Contact Free trial Login

Publish an API Specification

When you want to share your API specification with other developers, you can publish it to Anypoint Exchange. Exchange creates a page that presents the project for anyone in your business group to view and download the project from.

The page that Exchange creates for a published project includes a left pane for viewing the specification’s documentation, a middle pane for viewing a description of the specification, and a right pane for viewing metadata about the specification.

An example page for a specification published in Exchange

1 The left pane, which you can navigate to view the documentation. The navigation is generated from the documentation in the specification.
2 The middle pane, which describes the specification. You write the description in Exchange after publishing the specification.
3 The right pane, which displays metadata about the specification.

Before You Begin

It is a good practice to remove unreferenced files before publishing a project to Anypoint Exchange. An unreferenced file is a file that is not referenced either directly or indirectly from the project’s root file.

For example, suppose that the file example.raml is among the files in a project. If the root file of the project does not reference the file with any !include tag, then the root file doesn’t reference the file directly. Also, if no file, in a chain of references from the root file, itself references example.raml, then example.raml is not referenced indirectly from the root file. Therefore, example.raml is unreferenced and should probably not be among the files in your project.

Procedure

  1. Open the API-specification project that you want to publish, if it is not already open.

  2. In the top-right corner of API Designer, click Publish and then click Publish to Exchange.

    Result: This dialog is opened.

    apid publish dialog api specs

    1 Asset version: The version number to be displayed in the Version section of the page that Anypoint Exchange creates for the project.
    2 API version: The version number of the API specification. For a description of this field, see the "Filling in the API version Field" section.
    3 Business group ID: The ID of the business unit in Anypoint Platform to which the project belongs. You should keep the value as it is, except in unusual cases.
    4 Asset name: The name that Anypoint Exchange uses to identify the published project. You should keep the value as is, except in unusual cases.
    5 Asset ID: The ID that Anypoint Exchange uses to identify the published project. You should keep the value as is, except in unusual cases.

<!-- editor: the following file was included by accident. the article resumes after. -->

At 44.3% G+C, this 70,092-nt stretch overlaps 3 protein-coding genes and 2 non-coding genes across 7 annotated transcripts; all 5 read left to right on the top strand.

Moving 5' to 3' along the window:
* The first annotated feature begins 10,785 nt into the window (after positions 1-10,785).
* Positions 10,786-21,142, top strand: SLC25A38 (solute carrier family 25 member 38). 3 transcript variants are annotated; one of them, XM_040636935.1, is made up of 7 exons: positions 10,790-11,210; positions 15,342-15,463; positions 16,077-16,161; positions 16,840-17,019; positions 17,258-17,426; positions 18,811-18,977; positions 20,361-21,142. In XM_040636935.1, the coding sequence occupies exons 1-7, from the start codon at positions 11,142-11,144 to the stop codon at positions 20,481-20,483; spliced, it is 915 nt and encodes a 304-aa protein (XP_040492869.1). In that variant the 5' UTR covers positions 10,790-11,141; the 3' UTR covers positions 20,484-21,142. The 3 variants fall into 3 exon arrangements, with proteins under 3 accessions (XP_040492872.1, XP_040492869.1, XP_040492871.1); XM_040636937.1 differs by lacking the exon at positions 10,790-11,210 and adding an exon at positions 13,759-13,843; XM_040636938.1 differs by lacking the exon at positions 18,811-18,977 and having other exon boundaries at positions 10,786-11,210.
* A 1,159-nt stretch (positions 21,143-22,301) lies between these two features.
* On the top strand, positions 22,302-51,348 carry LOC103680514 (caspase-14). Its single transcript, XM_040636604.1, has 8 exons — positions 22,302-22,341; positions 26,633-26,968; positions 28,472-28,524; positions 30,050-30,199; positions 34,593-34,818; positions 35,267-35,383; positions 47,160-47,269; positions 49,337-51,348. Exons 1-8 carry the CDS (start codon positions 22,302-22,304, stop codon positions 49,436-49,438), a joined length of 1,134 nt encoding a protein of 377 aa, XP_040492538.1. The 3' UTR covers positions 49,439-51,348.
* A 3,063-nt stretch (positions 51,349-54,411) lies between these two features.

6 Add to API Manager: Specifies that you want to publish the API specification to an API portal. When you click Publish to Exchange, API Designer also publishes the specification to API Manager, where the specification is listed in the API Administration section.
  3. After completing the required fields, click Publish to Exchange.

    If your project includes files that are not referenced by the root file either directly or indirectly, a dialog asks you to confirm that you do want to publish the project together with those unreferenced files. By default, API Designer excludes them from the published project in Anypoint Exchange.

Filling in the API version Field

The appearance of the API version field depends upon several factors:

  • Anypoint Exchange requires that each API specification published to it have a version number.

  • API Manager requires that API specifications provide a version number.

  • In specifications written in OAS, the version field is required.

  • In specifications written in RAML, the version node is optional.

The following flowchart shows how API Designer decides whether to disable or enable the API version field and whether to populate it with a number:

The appearance of the API version field depends on the outcome of the checks that API Designer makes when you want to publish an API specification.

Flowchart for the checks that API Designer makes

1 API Designer checks whether the version number for the API specification is provided within the specification. If the version number is provided, then the API version field is populated with the number and disabled, so that you cannot change the number. If the specification does not provide the version number, then API Designer moves to the next check.
2 API Designer checks whether the checkbox Add to API Manager is selected. If the checkbox is selected, then API Designer prevents you from proceeding because API Manager requires that the specification provide the version number. If the checkbox is not selected, then API Designer moves to the last check.
3 API Designer checks whether the specification is being published to Anypoint Exchange for the first time. If the specification is being published for the first time, then API Designer enables the API version field and suggests a version number because a number is not provided in the specification. If the specification is not being published for the first time, then API Designer enables the API version field and populates the field with the number used when the specification was last published. You can change the number.

Was this article helpful?

💙 Thanks for your feedback!

Edit on GitHub